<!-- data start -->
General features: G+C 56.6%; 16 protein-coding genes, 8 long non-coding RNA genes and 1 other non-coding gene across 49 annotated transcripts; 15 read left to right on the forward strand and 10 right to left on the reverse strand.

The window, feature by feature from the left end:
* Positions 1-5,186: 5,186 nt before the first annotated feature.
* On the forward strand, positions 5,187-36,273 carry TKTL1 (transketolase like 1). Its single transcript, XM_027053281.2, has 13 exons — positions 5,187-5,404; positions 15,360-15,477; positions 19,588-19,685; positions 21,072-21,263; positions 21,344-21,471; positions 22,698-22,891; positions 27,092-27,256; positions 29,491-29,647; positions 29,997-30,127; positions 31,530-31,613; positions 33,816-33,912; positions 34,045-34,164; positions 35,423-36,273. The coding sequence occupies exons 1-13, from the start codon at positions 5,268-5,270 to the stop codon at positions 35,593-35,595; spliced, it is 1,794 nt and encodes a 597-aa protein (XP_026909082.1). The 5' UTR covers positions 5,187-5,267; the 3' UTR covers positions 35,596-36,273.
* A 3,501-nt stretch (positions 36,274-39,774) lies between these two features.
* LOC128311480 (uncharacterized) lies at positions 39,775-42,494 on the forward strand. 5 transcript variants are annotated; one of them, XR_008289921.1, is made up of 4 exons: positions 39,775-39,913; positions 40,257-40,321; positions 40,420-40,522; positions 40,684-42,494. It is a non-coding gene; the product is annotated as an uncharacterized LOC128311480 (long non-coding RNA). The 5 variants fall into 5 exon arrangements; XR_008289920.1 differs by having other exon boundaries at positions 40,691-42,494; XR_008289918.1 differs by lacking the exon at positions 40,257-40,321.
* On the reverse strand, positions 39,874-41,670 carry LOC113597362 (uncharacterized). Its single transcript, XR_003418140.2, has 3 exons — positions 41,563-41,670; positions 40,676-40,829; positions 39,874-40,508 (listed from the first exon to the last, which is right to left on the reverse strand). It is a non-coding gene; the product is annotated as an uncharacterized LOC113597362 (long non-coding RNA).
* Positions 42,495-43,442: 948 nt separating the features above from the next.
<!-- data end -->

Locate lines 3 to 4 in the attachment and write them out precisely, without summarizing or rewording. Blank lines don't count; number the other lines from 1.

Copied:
* Positions 1-5,186: 5,186 nt before the first annotated feature.
* On the forward strand, positions 5,187-36,273 carry TKTL1 (transketolase like 1). Its single transcript, XM_027053281.2, has 13 exons — positions 5,187-5,404; positions 15,360-15,477; positions 19,588-19,685; positions 21,072-21,263; positions 21,344-21,471; positions 22,698-22,891; positions 27,092-27,256; positions 29,491-29,647; positions 29,997-30,127; positions 31,530-31,613; positions 33,816-33,912; positions 34,045-34,164; positions 35,423-36,273. The coding sequence occupies exons 1-13, from the start codon at positions 5,268-5,270 to the stop codon at positions 35,593-35,595; spliced, it is 1,794 nt and encodes a 597-aa protein (XP_026909082.1). The 5' UTR covers positions 5,187-5,267; the 3' UTR covers positions 35,596-36,273.